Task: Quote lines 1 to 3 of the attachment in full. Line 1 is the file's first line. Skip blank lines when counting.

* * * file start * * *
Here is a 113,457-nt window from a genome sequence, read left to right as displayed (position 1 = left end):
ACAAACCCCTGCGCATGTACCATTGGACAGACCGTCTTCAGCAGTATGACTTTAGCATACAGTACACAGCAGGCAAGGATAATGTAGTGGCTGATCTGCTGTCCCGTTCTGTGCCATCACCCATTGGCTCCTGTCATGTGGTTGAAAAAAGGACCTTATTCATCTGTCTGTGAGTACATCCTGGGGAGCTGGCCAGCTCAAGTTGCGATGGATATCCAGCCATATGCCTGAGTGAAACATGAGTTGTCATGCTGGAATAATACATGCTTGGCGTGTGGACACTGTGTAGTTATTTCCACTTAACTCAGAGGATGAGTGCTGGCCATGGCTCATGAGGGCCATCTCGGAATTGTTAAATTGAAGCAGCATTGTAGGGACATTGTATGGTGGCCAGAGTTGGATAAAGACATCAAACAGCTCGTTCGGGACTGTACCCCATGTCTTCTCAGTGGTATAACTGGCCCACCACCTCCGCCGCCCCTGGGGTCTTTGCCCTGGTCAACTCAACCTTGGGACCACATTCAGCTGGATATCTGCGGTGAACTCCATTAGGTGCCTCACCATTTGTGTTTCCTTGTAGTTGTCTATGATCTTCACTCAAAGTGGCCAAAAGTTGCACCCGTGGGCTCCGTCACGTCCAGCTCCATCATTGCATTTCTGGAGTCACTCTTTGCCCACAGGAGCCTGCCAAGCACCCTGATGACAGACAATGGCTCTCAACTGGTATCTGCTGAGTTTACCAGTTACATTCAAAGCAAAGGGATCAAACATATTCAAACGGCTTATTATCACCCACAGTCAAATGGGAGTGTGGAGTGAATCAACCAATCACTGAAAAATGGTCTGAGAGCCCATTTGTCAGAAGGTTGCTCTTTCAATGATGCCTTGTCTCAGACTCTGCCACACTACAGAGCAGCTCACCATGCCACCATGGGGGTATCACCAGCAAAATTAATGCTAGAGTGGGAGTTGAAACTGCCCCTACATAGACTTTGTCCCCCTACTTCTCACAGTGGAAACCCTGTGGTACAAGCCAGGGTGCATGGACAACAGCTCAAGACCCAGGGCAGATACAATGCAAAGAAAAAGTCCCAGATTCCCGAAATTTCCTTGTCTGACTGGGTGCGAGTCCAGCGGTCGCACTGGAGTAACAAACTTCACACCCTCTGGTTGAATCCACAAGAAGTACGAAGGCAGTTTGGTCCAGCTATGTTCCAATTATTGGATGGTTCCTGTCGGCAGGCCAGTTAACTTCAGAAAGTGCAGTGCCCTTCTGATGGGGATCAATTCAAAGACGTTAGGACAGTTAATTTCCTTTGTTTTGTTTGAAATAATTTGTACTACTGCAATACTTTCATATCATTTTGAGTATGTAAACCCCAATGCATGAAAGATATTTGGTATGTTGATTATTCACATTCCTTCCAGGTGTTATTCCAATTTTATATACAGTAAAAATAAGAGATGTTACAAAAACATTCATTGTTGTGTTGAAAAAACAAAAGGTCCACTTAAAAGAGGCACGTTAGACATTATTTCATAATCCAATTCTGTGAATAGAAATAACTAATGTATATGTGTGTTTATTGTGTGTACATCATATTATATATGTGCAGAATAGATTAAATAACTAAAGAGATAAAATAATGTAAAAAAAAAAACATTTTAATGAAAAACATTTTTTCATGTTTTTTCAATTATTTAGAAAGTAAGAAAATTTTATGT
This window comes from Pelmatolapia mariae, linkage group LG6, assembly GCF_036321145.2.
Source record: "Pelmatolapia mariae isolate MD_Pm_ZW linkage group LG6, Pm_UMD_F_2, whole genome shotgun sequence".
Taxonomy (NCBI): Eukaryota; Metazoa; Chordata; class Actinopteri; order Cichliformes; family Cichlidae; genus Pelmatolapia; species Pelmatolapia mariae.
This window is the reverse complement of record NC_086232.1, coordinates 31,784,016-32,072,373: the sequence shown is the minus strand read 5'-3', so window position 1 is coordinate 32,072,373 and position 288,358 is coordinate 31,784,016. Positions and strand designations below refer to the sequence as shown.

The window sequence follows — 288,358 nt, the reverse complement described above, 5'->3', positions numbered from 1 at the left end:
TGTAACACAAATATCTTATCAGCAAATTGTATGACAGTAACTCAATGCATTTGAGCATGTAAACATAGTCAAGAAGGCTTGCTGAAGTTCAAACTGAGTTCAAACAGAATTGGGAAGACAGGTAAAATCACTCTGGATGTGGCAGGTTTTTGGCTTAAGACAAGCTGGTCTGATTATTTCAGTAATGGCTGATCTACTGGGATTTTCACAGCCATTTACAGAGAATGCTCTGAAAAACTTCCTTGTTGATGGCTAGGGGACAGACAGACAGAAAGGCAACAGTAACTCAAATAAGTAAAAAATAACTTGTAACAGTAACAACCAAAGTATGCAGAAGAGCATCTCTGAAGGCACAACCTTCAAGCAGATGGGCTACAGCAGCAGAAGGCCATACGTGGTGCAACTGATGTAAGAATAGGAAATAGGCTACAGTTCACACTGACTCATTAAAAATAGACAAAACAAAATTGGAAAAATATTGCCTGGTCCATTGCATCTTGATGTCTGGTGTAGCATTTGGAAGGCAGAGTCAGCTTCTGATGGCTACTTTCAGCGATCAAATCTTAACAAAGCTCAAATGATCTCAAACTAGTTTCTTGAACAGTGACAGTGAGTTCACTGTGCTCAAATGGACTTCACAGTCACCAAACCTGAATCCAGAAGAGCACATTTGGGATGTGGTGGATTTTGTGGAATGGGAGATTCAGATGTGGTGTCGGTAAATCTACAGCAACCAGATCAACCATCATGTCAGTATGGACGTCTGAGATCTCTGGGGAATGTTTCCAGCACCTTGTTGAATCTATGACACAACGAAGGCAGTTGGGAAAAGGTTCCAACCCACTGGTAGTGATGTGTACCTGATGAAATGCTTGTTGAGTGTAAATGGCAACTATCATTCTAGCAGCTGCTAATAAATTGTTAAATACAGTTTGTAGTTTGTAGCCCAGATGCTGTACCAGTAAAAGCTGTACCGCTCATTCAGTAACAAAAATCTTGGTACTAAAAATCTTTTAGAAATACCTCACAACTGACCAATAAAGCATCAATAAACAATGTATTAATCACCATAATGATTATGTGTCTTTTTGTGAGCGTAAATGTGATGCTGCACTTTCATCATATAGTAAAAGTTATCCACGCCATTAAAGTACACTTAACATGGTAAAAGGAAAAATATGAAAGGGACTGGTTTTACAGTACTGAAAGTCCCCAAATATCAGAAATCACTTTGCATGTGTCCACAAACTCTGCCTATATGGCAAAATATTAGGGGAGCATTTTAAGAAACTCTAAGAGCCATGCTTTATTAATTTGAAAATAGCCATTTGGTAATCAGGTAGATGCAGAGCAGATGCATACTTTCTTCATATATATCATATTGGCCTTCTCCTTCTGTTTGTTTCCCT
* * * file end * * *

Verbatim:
Here is a 113,457-nt window from a genome sequence, read left to right as displayed (position 1 = left end):
ACAAACCCCTGCGCATGTACCATTGGACAGACCGTCTTCAGCAGTATGACTTTAGCATACAGTACACAGCAGGCAAGGATAATGTAGTGGCTGATCTGCTGTCCCGTTCTGTGCCATCACCCATTGGCTCCTGTCATGTGGTTGAAAAAAGGACCTTATTCATCTGTCTGTGAGTACATCCTGGGGAGCTGGCCAGCTCAAGTTGCGATGGATATCCAGCCATATGCCTGAGTGAAACATGAGTTGTCATGCTGGAATAATACATGCTTGGCGTGTGGACACTGTGTAGTTATTTCCACTTAACTCAGAGGATGAGTGCTGGCCATGGCTCATGAGGGCCATCTCGGAATTGTTAAATTGAAGCAGCATTGTAGGGACATTGTATGGTGGCCAGAGTTGGATAAAGACATCAAACAGCTCGTTCGGGACTGTACCCCATGTCTTCTCAGTGGTATAACTGGCCCACCACCTCCGCCGCCCCTGGGGTCTTTGCCCTGGTCAACTCAACCTTGGGACCACATTCAGCTGGATATCTGCGGTGAACTCCATTAGGTGCCTCACCATTTGTGTTTCCTTGTAGTTGTCTATGATCTTCACTCAAAGTGGCCAAAAGTTGCACCCGTGGGCTCCGTCACGTCCAGCTCCATCATTGCATTTCTGGAGTCACTCTTTGCCCACAGGAGCCTGCCAAGCACCCTGATGACAGACAATGGCTCTCAACTGGTATCTGCTGAGTTTACCAGTTACATTCAAAGCAAAGGGATCAAACATATTCAAACGGCTTATTATCACCCACAGTCAAATGGGAGTGTGGAGTGAATCAACCAATCACTGAAAAATGGTCTGAGAGCCCATTTGTCAGAAGGTTGCTCTTTCAATGATGCCTTGTCTCAGACTCTGCCACACTACAGAGCAGCTCACCATGCCACCATGGGGGTATCACCAGCAAAATTAATGCTAGAGTGGGAGTTGAAACTGCCCCTACATAGACTTTGTCCCCCTACTTCTCACAGTGGAAACCCTGTGGTACAAGCCAGGGTGCATGGACAACAGCTCAAGACCCAGGGCAGATACAATGCAAAGAAAAAGTCCCAGATTCCCGAAATTTCCTTGTCTGACTGGGTGCGAGTCCAGCGGTCGCACTGGAGTAACAAACTTCACACCCTCTGGTTGAATCCACAAGAAGTACGAAGGCAGTTTGGTCCAGCTATGTTCCAATTATTGGATGGTTCCTGTCGGCAGGCCAGTTAACTTCAGAAAGTGCAGTGCCCTTCTGATGGGGATCAATTCAAAGACGTTAGGACAGTTAATTTCCTTTGTTTTGTTTGAAATAATTTGTACTACTGCAATACTTTCATATCATTTTGAGTATGTAAACCCCAATGCATGAAAGATATTTGGTATGTTGATTATTCACATTCCTTCCAGGTGTTATTCCAATTTTATATACAGTAAAAATAAGAGATGTTACAAAAACATTCATTGTTGTGTTGAAAAAACAAAAGGTCCACTTAAAAGAGGCACGTTAGACATTATTTCATAATCCAATTCTGTGAATAGAAATAACTAATGTATATGTGTGTTTATTGTGTGTACATCATATTATATATGTGCAGAATAGATTAAATAACTAAAGAGATAAAATAATGTAAAAAAAAAAACATTTTAATGAAAAACATTTTTTCATGTTTTTTCAATTATTTAGAAAGTAAGAAAATTTTATGT
This window comes from Pelmatolapia mariae, linkage group LG6, assembly GCF_036321145.2.